"My parents are coming home!" she said loudly, her voice full of…fear?
"That's a good thing, right?" Harry asked, unsure why Hermione seemed upset over something she had hoped for.
"Well, yes. But no, not really." She paused and gave him a shrug. "I did something stupid." At her words, Harry laughed, tears forming at the corner of his eyes.
Hermione Granger doing something stupid? He didn't think such a thing was possible. Merely the way she said it, as if it was some sort of death sentence, proved that it wasn't possible. She was too careful, too meticulous to ever do anything stupid.
"Oh, stop it, Harry. I'm serious! I did something stupid and I need your help."
"Alright, then. What'd you do?" Hermione winced.
"Well, you see, my parents started thinking, and they didn't like the fact I was a single young woman, living alone…silly things like that." Harry nodded, not quite sure where this was going, but he did feel this dread build up in his stomach. Somehow, he didn't think he'd like what was coming. "So, I may have said something in the heat of the moment, trying to make them understand I was perfectly fine."
"What did you do, Hermione," Harry asked, suddenly wishing he hadn't cast that Sobriety Charm on himself.
"I told them I was in a serious relationship, thus, I wasn't alone." Harry laughed, his worry washing away. This wasn't too bad. Actually, it was quite funny.
"You lied to your parents," he chuckled. "You haven't had a serious relationship since—well, I can't quite recall any serious relationships. Do you still write Krum?" Hermione's eyes narrowed.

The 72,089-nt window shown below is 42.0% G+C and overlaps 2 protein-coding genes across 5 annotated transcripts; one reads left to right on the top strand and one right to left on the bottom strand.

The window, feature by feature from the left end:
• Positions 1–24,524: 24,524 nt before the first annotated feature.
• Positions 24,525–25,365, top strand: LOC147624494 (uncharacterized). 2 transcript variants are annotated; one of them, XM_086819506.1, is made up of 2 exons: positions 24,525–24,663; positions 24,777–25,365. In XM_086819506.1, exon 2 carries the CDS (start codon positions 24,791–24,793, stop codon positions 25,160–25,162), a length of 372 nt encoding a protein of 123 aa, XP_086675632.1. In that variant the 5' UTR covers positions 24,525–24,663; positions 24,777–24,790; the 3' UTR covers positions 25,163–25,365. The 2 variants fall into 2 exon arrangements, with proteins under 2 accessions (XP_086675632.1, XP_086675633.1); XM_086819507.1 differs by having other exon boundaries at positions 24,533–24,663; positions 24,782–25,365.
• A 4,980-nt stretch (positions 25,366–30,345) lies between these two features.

"I've had plenty of relationships!" she protested, causing Harry to laugh again.
"Yes, perhaps with your job in the Ministry, but not with a person." He laughed again, ignored Hermione's not-so-happy look, and leaned forward. "So, what're you going to when your parents get here and there's no boyfriend?"
"There will be a boyfriend," Hermione said softly. Harry gave her a puzzled look before it dawned on him. "I need you to pretend to be my boyfriend while my parents are here for the next two weeks." Harry blinked.
"You want me to do what?"
"Don't be so dramatic," she said hurriedly, sitting down in the seat across from him, an anxious look on her face. "I know it's silly, and it's the last thing you want to do, but I didn't know what else to do!"
"How about telling them the truth?" Harry asked. Hermione waved her hand impatiently.
"No, I couldn't do that," she muttered. She looked straight into his eyes, obviously searching for his answer.
"So, how's this going to work, then?" he asked, wondering if he'd regret this later.
Two things in particular bothered him. One, he wasn't sure how Ron would react. His relationship with Hermione had always been somewhat rocky, and that hadn't changed after leaving Hogwarts. Even now, the two of them got into fights over the smallest things. Yet, despite that, Ron was also fiercely protective of Hermione. Harry worried that the redhead would come after him if he somehow botched this up.
The second thing that worried him was how little privacy he had since Voldemort's defeat. He didn't want Hermione to have to deal with nosy reporters like he did. It was why he had left the Ministry in the first place.
Harry sighed, wondering if Hermione knew what she was getting herself into, and if he had any idea either.
Woot, new story! This will be short—not at all like my Lily/James story. It totally ignores the epilogue, but everything else is based off the books. It's set seven years after Voldemort's death, so Harry's twenty-four years old.
Let me know what you think!